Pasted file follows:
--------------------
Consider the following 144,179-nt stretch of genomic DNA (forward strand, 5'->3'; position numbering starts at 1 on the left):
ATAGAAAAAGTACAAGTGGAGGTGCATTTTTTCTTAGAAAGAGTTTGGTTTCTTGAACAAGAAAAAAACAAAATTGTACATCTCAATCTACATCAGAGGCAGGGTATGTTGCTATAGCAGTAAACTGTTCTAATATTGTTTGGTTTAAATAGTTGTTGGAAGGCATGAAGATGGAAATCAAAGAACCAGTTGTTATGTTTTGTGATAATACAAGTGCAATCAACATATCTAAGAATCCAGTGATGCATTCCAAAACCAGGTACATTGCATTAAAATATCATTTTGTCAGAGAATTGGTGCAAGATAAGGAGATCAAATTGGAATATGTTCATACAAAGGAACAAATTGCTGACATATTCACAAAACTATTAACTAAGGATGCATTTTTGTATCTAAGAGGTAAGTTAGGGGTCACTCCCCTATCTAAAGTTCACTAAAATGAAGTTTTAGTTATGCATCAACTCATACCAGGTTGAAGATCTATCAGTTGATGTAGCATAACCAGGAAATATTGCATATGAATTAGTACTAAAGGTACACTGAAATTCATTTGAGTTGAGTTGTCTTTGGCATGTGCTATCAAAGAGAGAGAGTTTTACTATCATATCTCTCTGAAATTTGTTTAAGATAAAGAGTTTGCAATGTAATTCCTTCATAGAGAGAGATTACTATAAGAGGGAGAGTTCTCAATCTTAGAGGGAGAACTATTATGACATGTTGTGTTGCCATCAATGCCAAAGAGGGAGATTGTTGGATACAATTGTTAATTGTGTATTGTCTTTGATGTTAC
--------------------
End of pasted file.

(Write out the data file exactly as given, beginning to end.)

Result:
Consider the following 144,179-nt stretch of genomic DNA (forward strand, 5'->3'; position numbering starts at 1 on the left):
ATAGAAAAAGTACAAGTGGAGGTGCATTTTTTCTTAGAAAGAGTTTGGTTTCTTGAACAAGAAAAAAACAAAATTGTACATCTCAATCTACATCAGAGGCAGGGTATGTTGCTATAGCAGTAAACTGTTCTAATATTGTTTGGTTTAAATAGTTGTTGGAAGGCATGAAGATGGAAATCAAAGAACCAGTTGTTATGTTTTGTGATAATACAAGTGCAATCAACATATCTAAGAATCCAGTGATGCATTCCAAAACCAGGTACATTGCATTAAAATATCATTTTGTCAGAGAATTGGTGCAAGATAAGGAGATCAAATTGGAATATGTTCATACAAAGGAACAAATTGCTGACATATTCACAAAACTATTAACTAAGGATGCATTTTTGTATCTAAGAGGTAAGTTAGGGGTCACTCCCCTATCTAAAGTTCACTAAAATGAAGTTTTAGTTATGCATCAACTCATACCAGGTTGAAGATCTATCAGTTGATGTAGCATAACCAGGAAATATTGCATATGAATTAGTACTAAAGGTACACTGAAATTCATTTGAGTTGAGTTGTCTTTGGCATGTGCTATCAAAGAGAGAGAGTTTTACTATCATATCTCTCTGAAATTTGTTTAAGATAAAGAGTTTGCAATGTAATTCCTTCATAGAGAGAGATTACTATAAGAGGGAGAGTTCTCAATCTTAGAGGGAGAACTATTATGACATGTTGTGTTGCCATCAATGCCAAAGAGGGAGATTGTTGGATACAATTGTTAATTGTGTATTGTCTTTGATGTTAC